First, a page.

Policy: Economy

So the economy just took a huge hit: How will the White House respond?

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Beltway Confidential,Opinion,White House,Huffington Post,IRS,Economy,Reince Priebus,Jay Carney,Stephen Moore,Becket Adams

The U.S. economy contracted at an annual rate of 2.9 percent in the first quarter of 2014, the worst decline since the start of the official start of the Great Recession, according to the Commerce Department.

And the drop is pretty ugly:

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Naturally, Republicans pounced.

“It's clear the White House doesn't know which way is up, just two months ago bragging that Obamacare was helping the economy and now we're seeing the worst economic report since the low point of the recession in 2009,” Republican National Committee Chairman Reince Priebus said in a statement.

"The Republican House has sent Harry Reid and Democrats in the Senate dozens of bills to help jump start our economy and it's time they stop standing in the way," he added.

Obvious reactions aside, the real question for politicos and journalist is this: How does the White House respond to this news?

That is, after spending years touting steady growth and the economic benefits of the Affordable Care Act, President Obama's signature domestic achievement, how does the White House respond to news of the worst economic contraction since he took office?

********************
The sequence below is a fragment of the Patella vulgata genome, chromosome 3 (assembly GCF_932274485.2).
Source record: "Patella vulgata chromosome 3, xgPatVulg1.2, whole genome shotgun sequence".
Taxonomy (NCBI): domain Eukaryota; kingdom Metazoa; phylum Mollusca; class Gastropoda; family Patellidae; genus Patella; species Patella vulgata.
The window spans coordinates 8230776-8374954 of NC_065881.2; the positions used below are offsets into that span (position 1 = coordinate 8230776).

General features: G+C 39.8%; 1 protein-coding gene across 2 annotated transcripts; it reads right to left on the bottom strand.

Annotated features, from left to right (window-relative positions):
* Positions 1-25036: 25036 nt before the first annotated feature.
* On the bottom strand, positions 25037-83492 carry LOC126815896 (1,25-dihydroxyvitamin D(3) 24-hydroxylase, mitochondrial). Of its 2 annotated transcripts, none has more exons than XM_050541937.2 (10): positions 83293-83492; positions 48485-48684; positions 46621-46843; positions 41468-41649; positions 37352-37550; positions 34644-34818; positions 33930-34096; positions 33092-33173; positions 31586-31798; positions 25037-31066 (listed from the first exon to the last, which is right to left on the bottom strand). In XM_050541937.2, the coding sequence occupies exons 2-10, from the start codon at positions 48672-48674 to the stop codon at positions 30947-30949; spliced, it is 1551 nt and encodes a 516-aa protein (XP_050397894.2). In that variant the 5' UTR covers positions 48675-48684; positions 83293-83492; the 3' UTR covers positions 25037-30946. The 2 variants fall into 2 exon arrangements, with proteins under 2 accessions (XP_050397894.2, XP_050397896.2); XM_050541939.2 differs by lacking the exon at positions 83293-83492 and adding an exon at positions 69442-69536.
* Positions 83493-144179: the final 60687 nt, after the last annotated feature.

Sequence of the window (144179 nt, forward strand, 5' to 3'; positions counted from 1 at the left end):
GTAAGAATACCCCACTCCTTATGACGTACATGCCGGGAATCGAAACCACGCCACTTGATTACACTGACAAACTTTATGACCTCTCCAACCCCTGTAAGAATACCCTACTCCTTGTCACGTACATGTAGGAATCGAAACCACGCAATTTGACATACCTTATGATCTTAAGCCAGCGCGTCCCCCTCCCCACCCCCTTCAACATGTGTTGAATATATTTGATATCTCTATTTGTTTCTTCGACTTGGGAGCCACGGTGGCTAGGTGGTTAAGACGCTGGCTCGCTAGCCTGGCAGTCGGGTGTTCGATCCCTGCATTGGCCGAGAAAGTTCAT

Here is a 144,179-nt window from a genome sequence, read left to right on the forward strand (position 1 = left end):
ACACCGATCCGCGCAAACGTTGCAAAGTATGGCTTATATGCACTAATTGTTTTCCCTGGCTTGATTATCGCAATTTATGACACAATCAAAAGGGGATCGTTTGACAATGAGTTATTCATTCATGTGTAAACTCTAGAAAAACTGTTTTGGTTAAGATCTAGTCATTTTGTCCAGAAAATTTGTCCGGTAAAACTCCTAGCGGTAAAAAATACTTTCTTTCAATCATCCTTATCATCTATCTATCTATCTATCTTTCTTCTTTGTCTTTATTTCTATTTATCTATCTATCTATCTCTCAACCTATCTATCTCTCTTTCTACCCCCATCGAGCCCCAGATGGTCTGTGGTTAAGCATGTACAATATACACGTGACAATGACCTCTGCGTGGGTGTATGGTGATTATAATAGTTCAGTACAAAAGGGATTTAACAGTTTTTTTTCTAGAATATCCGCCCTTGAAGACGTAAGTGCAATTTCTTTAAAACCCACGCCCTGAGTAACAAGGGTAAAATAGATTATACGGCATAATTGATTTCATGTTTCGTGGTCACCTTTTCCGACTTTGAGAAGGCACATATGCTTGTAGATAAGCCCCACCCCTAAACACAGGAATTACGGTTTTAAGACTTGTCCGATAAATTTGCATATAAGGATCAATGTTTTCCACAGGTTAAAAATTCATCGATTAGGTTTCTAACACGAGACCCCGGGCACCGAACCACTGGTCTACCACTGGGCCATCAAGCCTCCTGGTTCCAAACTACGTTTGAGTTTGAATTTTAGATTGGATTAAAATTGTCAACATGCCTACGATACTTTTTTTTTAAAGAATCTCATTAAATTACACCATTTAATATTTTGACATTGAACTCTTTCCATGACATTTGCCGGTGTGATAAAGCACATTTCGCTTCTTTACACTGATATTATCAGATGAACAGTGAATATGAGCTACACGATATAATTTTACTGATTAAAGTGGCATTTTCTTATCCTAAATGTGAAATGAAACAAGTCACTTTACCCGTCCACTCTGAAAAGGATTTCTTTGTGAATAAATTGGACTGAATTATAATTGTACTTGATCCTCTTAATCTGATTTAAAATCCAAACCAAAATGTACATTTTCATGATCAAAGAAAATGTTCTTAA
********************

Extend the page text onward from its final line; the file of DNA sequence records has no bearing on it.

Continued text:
It wasn't too long ago that former White House press secretary Jay Carney bragged that Obamacare had saved the economy in the first quarter from contracting.

“The fact of the matter is, and the GDP report makes it clear that it was consumer spending on health care that helped drive economic growth in the first quarter, and that is directly related to the increase of people who have insurance because of the Affordable Care Act,” Carney said during a press briefing.

The White House's claim that health care spending rescued the economy in the first quarter was backed generously by the usual suspects in the press:

 


So here we are: The economy has contracted in a big way and health care spending wasn't as robust as initial estimates projected.

Is Obamacare not the economic boon we were promised?

What will be interesting is seeing how White House Press Secretary Josh Earnest handles questions regarding Wednesday's economic news.

Some White House allies have already blamed the decline in GDP on winter (because this is apparently the first time that snow has fallen in the United States). This is obviously a silly claim:

 


It'll be wildly entertaining -- and maybe even a little sad -- to see if the White House adopts this "winter-wrecked-the-economy" line.

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